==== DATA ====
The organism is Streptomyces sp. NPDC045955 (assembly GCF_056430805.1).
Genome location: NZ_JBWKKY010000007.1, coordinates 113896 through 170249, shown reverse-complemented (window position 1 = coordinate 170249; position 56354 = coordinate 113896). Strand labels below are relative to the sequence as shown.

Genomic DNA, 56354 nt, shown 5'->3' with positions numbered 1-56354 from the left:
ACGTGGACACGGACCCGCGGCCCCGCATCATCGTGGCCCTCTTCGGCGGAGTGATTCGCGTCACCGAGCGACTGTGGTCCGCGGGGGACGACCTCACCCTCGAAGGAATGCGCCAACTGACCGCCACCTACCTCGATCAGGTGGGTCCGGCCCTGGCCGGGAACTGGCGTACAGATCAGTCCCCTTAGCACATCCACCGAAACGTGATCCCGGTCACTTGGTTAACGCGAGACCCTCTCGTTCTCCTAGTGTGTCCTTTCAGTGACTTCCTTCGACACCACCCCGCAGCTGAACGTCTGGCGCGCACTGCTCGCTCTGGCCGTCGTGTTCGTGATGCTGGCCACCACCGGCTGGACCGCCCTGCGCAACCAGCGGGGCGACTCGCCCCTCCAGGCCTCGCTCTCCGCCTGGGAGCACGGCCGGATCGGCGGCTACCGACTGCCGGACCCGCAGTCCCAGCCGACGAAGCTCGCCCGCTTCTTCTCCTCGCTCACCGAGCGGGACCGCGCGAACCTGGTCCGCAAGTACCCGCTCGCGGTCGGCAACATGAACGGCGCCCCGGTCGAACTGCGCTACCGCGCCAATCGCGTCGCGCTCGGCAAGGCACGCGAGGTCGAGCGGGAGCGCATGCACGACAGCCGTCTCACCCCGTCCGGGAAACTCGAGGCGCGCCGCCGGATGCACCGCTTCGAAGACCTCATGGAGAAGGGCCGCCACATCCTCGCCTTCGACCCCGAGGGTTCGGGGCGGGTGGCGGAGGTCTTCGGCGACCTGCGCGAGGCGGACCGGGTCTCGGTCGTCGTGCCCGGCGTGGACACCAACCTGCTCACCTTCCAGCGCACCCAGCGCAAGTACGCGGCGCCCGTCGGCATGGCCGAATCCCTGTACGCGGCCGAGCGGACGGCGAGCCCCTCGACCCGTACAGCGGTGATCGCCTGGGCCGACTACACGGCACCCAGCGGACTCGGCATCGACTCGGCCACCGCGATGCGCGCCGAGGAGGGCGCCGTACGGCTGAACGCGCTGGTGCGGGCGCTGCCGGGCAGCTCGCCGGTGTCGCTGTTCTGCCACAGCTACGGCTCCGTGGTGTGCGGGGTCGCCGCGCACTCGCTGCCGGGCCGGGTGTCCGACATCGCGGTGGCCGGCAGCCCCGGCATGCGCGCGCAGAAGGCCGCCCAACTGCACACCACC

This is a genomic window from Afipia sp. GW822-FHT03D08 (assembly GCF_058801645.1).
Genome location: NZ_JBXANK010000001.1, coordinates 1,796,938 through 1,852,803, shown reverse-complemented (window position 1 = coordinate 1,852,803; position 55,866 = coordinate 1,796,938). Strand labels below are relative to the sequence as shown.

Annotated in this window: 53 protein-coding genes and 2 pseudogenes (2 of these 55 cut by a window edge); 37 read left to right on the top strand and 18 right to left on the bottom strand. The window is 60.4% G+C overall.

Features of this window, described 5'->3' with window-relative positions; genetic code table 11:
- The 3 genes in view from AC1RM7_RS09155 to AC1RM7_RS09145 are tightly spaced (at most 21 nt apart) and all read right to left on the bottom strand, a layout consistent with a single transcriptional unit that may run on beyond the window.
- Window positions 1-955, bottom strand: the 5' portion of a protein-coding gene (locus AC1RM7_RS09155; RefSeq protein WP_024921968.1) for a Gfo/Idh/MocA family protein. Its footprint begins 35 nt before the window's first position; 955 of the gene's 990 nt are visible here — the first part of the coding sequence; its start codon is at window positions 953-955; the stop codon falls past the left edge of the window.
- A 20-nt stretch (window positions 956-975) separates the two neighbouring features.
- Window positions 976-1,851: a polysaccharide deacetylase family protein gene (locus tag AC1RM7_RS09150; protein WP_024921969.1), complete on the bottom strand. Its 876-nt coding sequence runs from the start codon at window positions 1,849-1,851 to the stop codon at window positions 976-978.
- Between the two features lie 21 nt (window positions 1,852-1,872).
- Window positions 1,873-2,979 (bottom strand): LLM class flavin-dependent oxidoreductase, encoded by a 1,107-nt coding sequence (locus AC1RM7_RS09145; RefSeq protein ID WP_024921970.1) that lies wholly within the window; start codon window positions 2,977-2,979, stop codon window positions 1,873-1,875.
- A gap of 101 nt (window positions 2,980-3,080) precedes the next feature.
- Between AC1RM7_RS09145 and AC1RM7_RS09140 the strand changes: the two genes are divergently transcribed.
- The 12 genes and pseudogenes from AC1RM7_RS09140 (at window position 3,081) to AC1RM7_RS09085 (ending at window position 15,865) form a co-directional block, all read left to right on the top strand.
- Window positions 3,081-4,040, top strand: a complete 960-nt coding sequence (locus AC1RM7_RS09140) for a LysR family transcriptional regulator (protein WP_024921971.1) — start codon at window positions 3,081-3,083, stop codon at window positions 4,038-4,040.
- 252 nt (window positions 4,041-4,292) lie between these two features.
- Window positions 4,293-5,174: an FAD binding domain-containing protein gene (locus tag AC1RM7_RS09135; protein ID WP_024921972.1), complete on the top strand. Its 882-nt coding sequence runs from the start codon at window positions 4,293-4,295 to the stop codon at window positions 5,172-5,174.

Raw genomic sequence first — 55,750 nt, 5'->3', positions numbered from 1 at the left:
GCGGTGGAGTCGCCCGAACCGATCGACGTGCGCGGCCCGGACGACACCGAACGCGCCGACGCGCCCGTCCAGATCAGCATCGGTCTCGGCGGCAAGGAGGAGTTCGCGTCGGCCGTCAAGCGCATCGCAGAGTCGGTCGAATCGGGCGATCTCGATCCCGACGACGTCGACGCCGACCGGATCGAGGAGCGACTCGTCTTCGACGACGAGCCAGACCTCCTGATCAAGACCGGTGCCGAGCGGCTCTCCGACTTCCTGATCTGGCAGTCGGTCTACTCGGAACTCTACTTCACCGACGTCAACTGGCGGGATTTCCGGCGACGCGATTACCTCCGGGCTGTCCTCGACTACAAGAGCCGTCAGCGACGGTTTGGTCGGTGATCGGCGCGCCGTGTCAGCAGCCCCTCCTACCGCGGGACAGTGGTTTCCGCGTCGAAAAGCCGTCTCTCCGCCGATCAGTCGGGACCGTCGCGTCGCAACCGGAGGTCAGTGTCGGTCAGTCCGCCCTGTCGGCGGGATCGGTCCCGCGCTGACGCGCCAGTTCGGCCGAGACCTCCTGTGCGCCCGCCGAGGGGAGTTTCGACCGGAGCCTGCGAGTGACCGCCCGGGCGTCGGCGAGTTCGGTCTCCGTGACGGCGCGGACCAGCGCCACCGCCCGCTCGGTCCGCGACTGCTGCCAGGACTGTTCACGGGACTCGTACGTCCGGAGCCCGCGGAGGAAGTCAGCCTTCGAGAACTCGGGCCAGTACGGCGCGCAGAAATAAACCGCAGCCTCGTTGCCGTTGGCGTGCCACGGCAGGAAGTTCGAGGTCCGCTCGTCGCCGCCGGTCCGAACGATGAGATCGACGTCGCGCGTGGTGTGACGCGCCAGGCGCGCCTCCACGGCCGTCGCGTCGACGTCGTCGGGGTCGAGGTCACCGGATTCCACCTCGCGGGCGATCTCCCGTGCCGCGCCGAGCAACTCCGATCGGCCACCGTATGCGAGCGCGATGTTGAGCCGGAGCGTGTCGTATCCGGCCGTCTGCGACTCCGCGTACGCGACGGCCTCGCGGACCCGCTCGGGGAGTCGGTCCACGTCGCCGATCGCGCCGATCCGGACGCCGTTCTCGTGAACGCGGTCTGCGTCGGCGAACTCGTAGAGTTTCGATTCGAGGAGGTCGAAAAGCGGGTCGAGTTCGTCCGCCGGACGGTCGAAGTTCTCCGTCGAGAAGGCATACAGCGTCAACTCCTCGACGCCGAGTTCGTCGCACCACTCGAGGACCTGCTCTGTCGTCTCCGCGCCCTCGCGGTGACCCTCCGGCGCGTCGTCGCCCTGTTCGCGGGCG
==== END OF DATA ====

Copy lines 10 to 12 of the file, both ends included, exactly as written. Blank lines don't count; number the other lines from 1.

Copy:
- Window positions 1-955, bottom strand: the 5' portion of a protein-coding gene (locus AC1RM7_RS09155; RefSeq protein WP_024921968.1) for a Gfo/Idh/MocA family protein. Its footprint begins 35 nt before the window's first position; 955 of the gene's 990 nt are visible here — the first part of the coding sequence; its start codon is at window positions 953-955; the stop codon falls past the left edge of the window.
- A 20-nt stretch (window positions 956-975) separates the two neighbouring features.
- Window positions 976-1,851: a polysaccharide deacetylase family protein gene (locus tag AC1RM7_RS09150; protein WP_024921969.1), complete on the bottom strand. Its 876-nt coding sequence runs from the start codon at window positions 1,849-1,851 to the stop codon at window positions 976-978.